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Should You DIY or Hire a Pro for your Historic Reno?

Whatever approach you take, the decision involves knowing how much time and money you want to spend, what your interests are, and what skills you’re looking to hire someone for. This toolkit explains different types of professionals who can help you, plus important things to consider before hiring them.

1. Contracting with a historical researcher. A historical researcher typically provides the homeowner with a written report detailing the history and architecture of the house, along with biographical sketches of former owners or inhabitants. Researchers can also complete nomination forms to list properties in the National or state register or local list of historic buildings.

2. Choosing an architect. Architects can inspect the house to determine existing conditions; develop an architectural program to determine best uses for existing rooms; provide conceptual drawings; assist homeowners with obtaining and reviewing bids from contractors; and develop a construction schedule and oversee work.

Tip: To find an architect qualified for your project, contact your local or state chapter of the American Institute of Architects (AIA). You can also reach out to your state historic preservation office (SHPO). Note: Neither the AIA nor the SHPO guarantees or endorses the work of the architects on the list.

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Set of architectural plans.

3. Selecting an interior designer. An interior designer specializes in interior finishes, including wall, floor, and ceiling surfaces, fixtures such as lighting, kitchen, and bathroom, and furnishings.

4. Deciding on a landscape architect or designer. A landscape architect or designer can analyze the existing landscape, design one that is appropriate to your house, and prepare drawings and specifications for its restoration or rehabilitation. They can also help obtain bids from landscape contractors and oversee the work.

Tip: Check your state chapter of the American Society of Landscape Architects(ASLA), as well as your SHPO. As with architects, no endorsement is given or implied.

5. Choosing a general contractor. A general contractor provides the construction services required to actually restore or rehabilitate your house. Typically, services include securing and providing materials, labor, and equipment, and managing subcontractors and craftspeople. General contractors also usually obtain building and other permits required by the local government.

Tip: The National Association of Home Builders (NAHB) can provide you with a list of general contractors who have listed their expertise in residential remodeling. Like the others, NAHB does not endorse or guarantee the work of the contractors on the list.

6. Considering a design/build firm. When architects and contractors join together, they become a design/build firm, offering a full range of design and contracting services. On one hand, hiring a design/build firm instead of an architect and contractor separately may save you time and possibly money. On the other hand, you will not have the benefit of an independent architect acting on your behalf to oversee construction and make sure the contractor is doing work properly.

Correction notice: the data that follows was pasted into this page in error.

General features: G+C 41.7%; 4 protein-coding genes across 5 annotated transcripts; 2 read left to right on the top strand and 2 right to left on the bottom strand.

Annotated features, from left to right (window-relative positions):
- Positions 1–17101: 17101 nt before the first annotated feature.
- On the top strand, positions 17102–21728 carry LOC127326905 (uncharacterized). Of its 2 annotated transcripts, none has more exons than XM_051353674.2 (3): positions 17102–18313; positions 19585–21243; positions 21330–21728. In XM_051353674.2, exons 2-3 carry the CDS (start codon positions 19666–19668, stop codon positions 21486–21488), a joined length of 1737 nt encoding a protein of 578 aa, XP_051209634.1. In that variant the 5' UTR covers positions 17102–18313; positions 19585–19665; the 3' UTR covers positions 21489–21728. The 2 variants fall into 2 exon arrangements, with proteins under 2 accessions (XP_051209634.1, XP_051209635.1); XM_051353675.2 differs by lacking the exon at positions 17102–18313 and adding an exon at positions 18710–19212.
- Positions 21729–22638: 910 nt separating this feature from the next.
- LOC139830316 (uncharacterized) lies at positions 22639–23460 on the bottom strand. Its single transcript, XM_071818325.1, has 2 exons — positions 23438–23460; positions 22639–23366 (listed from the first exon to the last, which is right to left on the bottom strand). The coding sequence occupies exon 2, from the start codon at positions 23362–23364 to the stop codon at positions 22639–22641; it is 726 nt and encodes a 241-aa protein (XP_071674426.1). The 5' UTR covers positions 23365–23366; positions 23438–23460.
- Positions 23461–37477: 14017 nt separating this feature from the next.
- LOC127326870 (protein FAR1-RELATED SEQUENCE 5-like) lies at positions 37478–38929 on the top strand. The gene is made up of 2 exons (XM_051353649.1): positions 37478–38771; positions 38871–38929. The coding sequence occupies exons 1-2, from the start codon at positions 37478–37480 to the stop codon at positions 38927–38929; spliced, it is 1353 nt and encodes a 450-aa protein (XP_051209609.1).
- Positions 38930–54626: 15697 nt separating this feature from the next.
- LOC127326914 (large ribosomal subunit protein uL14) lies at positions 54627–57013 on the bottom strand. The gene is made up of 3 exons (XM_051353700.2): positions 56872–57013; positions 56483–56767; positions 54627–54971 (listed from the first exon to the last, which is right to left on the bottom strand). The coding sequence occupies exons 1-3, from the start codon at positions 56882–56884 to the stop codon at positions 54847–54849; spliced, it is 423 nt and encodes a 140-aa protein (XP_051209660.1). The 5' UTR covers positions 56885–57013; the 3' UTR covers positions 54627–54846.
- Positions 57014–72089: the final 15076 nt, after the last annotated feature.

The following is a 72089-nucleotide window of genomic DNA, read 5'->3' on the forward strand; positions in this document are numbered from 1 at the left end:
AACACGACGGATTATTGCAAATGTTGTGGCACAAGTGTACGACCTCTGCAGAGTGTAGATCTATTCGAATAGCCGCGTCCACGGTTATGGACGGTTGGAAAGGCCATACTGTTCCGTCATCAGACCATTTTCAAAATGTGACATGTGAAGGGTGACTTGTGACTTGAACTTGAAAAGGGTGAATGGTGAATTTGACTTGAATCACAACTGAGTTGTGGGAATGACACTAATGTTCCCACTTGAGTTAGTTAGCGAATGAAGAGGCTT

7. Understanding your subcontractors. Subcontractors provide specialized building trades or services, such as finished carpentry, plastering, masonry work, and plumbing. The general contractor is usually responsible for selecting the subcontractors, coordinating their work, ensuring that it is done correctly, and paying them.

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Stained glass craftsman demonstrating his skill.

8. Hiring appropriate craftspeople. Craftspeople provide specific crafts or services not typically used in new construction, such as repairing or installing stained glass or applying gold leaf to surfaces.

 

9. Finding qualified professionals. Reference Historic Wilmington Foundation’s Preservation Resource Network or contact the NC State Historic Preservation Office or other trade associations. These lists are reference tools and do not necessarily constitute an endorsement or guarantee for contractors’ work. Ask family, friends, and neighbors for recommendations as well, then interview those you’re considering hiring — as well as their former clients — and visit completed projects.  Ultimately, select professionals on the basis of the quality of their work, how well you like their work, and how well you think you can work with them.

10. Talk with former clients of potential professionals you are considering hiring. If possible, visit completed projects. Some questions you can ask include:

  • Did the professional listen to the owner’s ideas and explain how they could be incorporated into the design, or why they should not be?
  • Did the professional help define a reasonable project to fit your budget?
  • Was the design sensitive to the historic and architectural character of the house?
  • Was the design produced on schedule and for the agreed-upon fee? If not, were the changes reasonable?
With the exclusion of the reference to HWF’s PRN, this article was written by Emily Potter and published by the National Trust for Historic Preservation.
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